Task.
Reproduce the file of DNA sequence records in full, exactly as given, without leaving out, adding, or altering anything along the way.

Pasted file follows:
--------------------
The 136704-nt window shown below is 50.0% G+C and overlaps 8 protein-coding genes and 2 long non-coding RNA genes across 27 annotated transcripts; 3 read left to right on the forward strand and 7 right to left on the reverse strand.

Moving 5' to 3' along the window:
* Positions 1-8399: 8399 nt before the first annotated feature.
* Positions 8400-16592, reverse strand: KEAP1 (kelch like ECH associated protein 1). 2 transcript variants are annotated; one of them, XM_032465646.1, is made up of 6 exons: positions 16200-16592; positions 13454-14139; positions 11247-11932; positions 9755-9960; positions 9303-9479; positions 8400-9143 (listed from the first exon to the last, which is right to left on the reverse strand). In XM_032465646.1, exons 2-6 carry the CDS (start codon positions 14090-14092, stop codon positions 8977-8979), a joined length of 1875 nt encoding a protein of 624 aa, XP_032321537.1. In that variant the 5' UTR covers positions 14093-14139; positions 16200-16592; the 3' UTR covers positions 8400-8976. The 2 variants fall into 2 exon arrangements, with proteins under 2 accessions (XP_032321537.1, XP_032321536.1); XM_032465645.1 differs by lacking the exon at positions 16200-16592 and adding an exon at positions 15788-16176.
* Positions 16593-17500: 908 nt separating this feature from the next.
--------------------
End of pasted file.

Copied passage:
The 136704-nt window shown below is 50.0% G+C and overlaps 8 protein-coding genes and 2 long non-coding RNA genes across 27 annotated transcripts; 3 read left to right on the forward strand and 7 right to left on the reverse strand.

Moving 5' to 3' along the window:
* Positions 1-8399: 8399 nt before the first annotated feature.
* Positions 8400-16592, reverse strand: KEAP1 (kelch like ECH associated protein 1). 2 transcript variants are annotated; one of them, XM_032465646.1, is made up of 6 exons: positions 16200-16592; positions 13454-14139; positions 11247-11932; positions 9755-9960; positions 9303-9479; positions 8400-9143 (listed from the first exon to the last, which is right to left on the reverse strand). In XM_032465646.1, exons 2-6 carry the CDS (start codon positions 14090-14092, stop codon positions 8977-8979), a joined length of 1875 nt encoding a protein of 624 aa, XP_032321537.1. In that variant the 5' UTR covers positions 14093-14139; positions 16200-16592; the 3' UTR covers positions 8400-8976. The 2 variants fall into 2 exon arrangements, with proteins under 2 accessions (XP_032321537.1, XP_032321536.1); XM_032465645.1 differs by lacking the exon at positions 16200-16592 and adding an exon at positions 15788-16176.
* Positions 16593-17500: 908 nt separating this feature from the next.